A waterfall of savings in Willoughby
Installation of a new water filtration system at the Willoughby Leisure Centre in Sydney’s north has saved more than $14,000 and one million litres of water, according to Willoughby City Council. Keen to focus on sustainability and efficiency, the council engaged engineering and water treatment experts Roejen Services in late 2017.
The existing system lost large volumes of heated and treated water through backwash, so Roejen installed a system utilising OC-1 filtration media, which has generated improvements and savings across the board, according to Mayor Gail Giles-Gidney.
“It’s made savings in water, chemicals, heat loss and electricity, not to mention less downtime so it’s now a better experience for Leisure Centre patrons.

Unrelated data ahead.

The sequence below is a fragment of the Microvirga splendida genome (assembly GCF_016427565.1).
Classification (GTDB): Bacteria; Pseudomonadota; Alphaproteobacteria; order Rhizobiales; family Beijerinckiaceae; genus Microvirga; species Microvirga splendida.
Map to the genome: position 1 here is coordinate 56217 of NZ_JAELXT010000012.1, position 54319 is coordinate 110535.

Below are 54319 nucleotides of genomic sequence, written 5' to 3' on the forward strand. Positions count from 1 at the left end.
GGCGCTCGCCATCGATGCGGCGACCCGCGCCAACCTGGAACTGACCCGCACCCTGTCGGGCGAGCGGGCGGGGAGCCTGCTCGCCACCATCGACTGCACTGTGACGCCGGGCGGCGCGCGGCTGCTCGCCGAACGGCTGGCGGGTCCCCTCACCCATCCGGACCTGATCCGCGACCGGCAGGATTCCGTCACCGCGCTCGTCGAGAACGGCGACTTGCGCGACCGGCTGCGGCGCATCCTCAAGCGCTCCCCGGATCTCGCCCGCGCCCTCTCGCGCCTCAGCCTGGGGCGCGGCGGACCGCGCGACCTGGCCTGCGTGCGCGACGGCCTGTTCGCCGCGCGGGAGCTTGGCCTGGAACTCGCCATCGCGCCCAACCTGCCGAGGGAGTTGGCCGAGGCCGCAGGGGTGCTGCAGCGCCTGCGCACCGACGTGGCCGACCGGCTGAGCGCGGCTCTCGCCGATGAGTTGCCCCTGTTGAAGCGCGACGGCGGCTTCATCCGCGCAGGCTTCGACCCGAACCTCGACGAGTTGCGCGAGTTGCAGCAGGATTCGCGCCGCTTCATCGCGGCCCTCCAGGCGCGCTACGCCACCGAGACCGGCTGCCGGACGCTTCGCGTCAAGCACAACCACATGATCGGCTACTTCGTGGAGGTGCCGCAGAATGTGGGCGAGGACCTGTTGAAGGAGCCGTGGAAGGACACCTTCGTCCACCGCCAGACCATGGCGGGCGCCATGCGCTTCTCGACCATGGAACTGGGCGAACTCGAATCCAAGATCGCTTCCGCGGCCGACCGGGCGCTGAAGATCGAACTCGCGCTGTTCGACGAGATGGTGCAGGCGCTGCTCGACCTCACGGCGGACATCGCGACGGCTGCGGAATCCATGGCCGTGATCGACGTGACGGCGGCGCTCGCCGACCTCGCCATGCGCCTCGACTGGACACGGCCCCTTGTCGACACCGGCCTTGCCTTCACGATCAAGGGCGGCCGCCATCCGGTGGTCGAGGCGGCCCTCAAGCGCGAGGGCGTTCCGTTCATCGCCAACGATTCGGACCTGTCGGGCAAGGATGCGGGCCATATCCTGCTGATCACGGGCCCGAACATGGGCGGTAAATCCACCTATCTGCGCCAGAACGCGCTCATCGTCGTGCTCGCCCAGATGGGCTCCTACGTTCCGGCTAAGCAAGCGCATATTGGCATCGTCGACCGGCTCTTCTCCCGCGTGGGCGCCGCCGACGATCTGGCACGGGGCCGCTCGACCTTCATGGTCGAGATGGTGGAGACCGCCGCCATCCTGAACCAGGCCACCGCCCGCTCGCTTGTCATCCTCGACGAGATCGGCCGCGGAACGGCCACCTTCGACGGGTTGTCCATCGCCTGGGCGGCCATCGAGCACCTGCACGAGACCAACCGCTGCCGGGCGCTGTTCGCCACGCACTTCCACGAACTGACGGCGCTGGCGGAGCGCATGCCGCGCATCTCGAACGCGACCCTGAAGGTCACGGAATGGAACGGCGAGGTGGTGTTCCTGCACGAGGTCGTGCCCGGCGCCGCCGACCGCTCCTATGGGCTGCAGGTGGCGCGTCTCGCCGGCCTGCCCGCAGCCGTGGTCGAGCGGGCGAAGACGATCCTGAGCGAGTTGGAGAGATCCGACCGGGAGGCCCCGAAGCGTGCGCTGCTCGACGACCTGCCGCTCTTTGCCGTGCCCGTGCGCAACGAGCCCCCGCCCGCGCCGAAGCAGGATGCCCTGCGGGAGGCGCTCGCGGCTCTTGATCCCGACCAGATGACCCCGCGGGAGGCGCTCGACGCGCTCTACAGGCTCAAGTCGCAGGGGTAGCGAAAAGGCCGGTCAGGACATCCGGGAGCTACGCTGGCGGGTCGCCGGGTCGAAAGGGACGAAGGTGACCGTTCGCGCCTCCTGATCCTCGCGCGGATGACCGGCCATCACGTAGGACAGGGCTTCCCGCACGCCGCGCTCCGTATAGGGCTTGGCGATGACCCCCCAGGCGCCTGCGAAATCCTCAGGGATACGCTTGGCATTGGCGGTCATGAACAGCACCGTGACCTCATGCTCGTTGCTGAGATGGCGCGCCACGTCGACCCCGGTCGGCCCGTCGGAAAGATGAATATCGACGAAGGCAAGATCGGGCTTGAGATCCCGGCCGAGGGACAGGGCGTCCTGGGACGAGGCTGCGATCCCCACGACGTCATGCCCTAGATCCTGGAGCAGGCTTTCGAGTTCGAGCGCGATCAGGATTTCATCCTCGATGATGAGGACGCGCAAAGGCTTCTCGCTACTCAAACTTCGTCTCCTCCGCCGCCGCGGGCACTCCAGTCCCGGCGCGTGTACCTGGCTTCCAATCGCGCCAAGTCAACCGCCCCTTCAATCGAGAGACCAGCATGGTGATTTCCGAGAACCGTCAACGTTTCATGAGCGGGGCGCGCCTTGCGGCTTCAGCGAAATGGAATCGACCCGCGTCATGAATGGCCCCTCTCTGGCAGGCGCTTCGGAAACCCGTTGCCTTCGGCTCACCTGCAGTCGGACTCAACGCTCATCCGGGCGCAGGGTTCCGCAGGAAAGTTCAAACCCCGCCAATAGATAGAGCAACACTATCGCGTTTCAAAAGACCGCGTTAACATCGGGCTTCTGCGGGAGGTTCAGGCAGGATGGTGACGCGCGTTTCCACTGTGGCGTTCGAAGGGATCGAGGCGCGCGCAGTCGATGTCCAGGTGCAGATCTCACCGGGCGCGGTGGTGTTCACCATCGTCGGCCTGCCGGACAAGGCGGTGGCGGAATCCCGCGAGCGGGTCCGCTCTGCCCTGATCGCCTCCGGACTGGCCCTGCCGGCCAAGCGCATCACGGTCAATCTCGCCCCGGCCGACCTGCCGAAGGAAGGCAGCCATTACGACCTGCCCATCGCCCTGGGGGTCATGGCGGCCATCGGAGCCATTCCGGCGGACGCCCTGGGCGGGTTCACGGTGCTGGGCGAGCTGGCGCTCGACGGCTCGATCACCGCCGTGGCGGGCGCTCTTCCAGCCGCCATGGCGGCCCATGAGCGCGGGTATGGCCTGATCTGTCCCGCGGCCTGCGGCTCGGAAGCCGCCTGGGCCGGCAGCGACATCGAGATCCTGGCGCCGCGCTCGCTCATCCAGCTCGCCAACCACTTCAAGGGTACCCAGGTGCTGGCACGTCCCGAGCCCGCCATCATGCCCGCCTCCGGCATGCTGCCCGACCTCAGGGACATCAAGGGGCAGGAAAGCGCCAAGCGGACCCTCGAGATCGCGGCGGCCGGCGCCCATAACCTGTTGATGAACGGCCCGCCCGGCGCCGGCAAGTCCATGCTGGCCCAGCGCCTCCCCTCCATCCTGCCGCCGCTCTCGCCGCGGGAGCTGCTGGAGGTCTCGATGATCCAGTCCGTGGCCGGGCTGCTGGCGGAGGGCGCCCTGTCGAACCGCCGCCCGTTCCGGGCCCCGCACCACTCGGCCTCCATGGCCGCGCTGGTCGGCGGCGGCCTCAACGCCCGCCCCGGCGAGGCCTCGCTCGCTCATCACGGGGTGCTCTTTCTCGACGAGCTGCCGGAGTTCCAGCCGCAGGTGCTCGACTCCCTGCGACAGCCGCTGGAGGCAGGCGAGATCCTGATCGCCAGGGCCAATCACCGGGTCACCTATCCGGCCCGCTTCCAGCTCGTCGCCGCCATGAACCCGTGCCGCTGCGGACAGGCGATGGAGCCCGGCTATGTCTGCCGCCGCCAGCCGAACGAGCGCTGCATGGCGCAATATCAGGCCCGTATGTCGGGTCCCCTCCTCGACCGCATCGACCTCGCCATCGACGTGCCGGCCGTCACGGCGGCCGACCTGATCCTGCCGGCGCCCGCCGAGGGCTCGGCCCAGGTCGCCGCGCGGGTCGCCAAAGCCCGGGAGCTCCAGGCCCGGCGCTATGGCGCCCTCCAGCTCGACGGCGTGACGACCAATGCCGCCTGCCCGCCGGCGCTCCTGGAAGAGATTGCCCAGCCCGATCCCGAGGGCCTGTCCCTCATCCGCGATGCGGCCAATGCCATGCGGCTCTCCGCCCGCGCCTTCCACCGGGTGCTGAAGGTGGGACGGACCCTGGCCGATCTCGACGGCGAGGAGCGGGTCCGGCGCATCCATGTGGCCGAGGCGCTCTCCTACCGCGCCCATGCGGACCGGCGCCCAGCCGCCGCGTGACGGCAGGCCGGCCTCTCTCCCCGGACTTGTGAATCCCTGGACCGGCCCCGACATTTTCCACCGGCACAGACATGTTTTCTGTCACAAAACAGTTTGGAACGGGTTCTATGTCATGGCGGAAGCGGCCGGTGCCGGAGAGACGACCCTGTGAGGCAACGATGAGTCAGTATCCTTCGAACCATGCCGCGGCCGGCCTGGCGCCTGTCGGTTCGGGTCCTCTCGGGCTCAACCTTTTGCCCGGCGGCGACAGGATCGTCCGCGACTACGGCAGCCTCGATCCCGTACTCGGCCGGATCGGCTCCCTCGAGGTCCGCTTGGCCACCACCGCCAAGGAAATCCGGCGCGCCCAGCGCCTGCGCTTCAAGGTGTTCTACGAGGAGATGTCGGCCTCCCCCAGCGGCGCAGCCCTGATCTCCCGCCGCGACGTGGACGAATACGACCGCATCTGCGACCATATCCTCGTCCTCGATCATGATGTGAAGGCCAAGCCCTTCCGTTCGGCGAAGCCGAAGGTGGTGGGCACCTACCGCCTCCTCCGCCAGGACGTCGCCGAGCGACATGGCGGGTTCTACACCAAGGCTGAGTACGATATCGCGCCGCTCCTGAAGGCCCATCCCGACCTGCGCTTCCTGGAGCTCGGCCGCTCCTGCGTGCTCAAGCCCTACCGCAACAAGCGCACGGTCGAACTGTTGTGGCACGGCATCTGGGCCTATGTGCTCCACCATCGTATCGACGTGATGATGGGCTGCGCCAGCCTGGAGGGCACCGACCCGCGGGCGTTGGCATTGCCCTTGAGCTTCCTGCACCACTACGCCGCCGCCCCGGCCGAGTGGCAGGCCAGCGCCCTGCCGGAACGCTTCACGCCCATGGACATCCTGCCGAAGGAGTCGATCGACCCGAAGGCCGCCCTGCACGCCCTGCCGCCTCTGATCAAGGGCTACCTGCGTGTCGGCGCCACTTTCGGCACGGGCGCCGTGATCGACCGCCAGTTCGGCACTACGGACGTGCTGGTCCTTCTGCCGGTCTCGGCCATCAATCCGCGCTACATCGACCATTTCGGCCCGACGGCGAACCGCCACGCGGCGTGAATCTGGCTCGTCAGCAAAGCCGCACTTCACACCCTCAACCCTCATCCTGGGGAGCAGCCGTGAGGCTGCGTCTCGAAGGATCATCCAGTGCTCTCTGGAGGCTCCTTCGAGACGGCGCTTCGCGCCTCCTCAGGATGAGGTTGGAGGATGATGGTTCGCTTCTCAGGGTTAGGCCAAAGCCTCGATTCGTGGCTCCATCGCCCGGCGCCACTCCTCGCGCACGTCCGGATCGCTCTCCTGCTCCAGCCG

“The new system uses settlement, rather than the traditional entrapment method, to more efficiently remove microparticles from water, keeping the heated spa and pool clean and fresh for users,” Giles-Gidney said.
Water quality has improved through a 25% increase in turnover of the pool water — or about 18 extra turnovers each day.
“With the reduced downtime we were able to provide a better experience for patrons at a lower running cost, which equated to an excellent result from the project,” Giles-Gidney said.
Using the new system allowed pump speeds to be reduced from 50 to 42 Hz, saving 70,000 kilowatt hours/per annum or about $14,000 a year.
Willoughby Leisure Centre says it is the first to install this system in Australia. The project was funded by council’s environment levy.
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